Amazon Spends $700 Million to Shuffle Workers as Company Automates Their Current Jobs
This week, Amazon announced it will spend nearly a billion dollars on worker training. What the company failed to mention is that this is a very expensive attempt to solve to a problem they created. The company’s relentless effort to replace its human workers with machines is rapidly kicking many employees out of jobs. It was recently reported that they are even using machines to fire some of their workers.
UFCW President Marc Perrone called out this publicity stunt, saying it is nothing more than a distraction from the fact that Jeff Bezos is determined “to automate every good job out of existence, regardless of whether it’s at Whole Foods, Amazon warehouses, or competing retail and grocery stores.”
Grocery Industry Feeling Pressure to Eliminate Cashiers
Facing pressure from Amazon Go’s cashierless model, many supermarkets are frantically shifting away from cashiers toward a tech-heavy strategy. Tesco, one of the world’s largest grocery chains, is testing a similar camera-based system in the U.K. to track and scan products customers pick up. In the U.S., Walmart is testing artificial intelligence-enabled cameras in a store in New York and Kroger recently launched a system that requires customers to scan and bag products as they shop.
While companies celebrate these technologies, there are many concerns about the impact on both customers and workers. Many cities and states have already passed legislation to ban cashless stores because they discriminate against 80 million Americans who rely on cash. A camera-heavy model raises a host of privacy issues. And customer service is also taking a hit with many stores struggling with understaffing after an over-eager expansion of self-checkout and other technology.
New Report: Automation is Increasing Economic Inequality
According to new research from MIT and Boston University, for the first time in 200 years, workers’ share of economic output is declining – most likely due to automation. In the 40 years after World War II, automation created new jobs quickly enough to balance out the jobs it eliminated.
But in the last 30 years, automation is failing to create the new jobs our economy needs. For the first time in modern history, automation isn’t necessarily good for workers overall. As a result, voters may soon demand public policy that controls technology’s effect on workers, since tech can’t be counted on to boost workers’ well-being overall.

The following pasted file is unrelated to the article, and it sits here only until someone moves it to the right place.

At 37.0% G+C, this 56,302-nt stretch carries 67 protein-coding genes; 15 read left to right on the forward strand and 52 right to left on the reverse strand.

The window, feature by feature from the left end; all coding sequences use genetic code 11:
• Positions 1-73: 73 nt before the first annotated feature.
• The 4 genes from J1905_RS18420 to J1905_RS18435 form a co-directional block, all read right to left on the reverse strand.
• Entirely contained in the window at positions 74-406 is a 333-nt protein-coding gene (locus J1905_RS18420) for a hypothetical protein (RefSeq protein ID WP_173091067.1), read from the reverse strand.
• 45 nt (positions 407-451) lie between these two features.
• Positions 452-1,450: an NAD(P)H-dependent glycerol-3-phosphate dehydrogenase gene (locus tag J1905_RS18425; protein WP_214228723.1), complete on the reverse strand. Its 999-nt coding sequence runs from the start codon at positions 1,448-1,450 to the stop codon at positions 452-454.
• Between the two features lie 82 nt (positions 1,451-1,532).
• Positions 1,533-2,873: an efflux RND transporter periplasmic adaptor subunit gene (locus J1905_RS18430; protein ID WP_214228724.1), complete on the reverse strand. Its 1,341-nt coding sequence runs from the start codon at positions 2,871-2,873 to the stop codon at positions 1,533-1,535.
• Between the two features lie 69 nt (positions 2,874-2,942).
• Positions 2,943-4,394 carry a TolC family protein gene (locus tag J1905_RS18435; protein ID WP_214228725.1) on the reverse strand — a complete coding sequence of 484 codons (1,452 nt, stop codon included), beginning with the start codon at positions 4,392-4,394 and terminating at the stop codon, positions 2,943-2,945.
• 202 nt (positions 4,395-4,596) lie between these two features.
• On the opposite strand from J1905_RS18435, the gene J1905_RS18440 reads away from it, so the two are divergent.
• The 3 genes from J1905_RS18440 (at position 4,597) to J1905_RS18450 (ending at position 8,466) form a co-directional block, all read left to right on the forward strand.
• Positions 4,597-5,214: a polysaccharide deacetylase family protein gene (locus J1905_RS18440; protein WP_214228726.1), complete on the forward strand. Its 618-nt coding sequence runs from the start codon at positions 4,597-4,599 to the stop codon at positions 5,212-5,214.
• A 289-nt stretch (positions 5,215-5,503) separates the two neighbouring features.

Pizza Now Comes Without Cash in Australia
Domino’s is testing cashless stores at five locations in Australia, with customers only being able to use their card, contactless payments (like ApplePay or Android Pay) and PayPal to buy a pizza both in store and when they have orders delivered. This isn’t the first time the company has tried to remove humans from the equation.
Domino’s has also experimented with ordering from some car touchscreens as well as using drone and self-driving vehicle deliveries. With such an aggressive tech push by one of the largest companies in the industry, many customers may wonder how long before their pizza is made by a machine as well. With so many health and dietary restrictions, putting a robot in charge of our food may not be the smartest idea.
Number of the Week: $500,000
That’s how much hackers stole from 7-Eleven’s cashless app in the first week after its launch in Japan. It was suspended after nearly 1,000 accounts were used to make bogus charges. Government officials quickly stepped in to declare the service insecure and two men have been arrested. Hacks like the 7-Eleven breach are an example of hasty tech launches hurting consumers. One cybersecurity expert noted that, “Both major businesses and specialist start-ups are working in very aggressive and competitive marketplaces and they frequently have to release something as soon as possible without really thinking about security and privacy.”
Any upcoming stories about the impact of automation on the retail industry and the economy?
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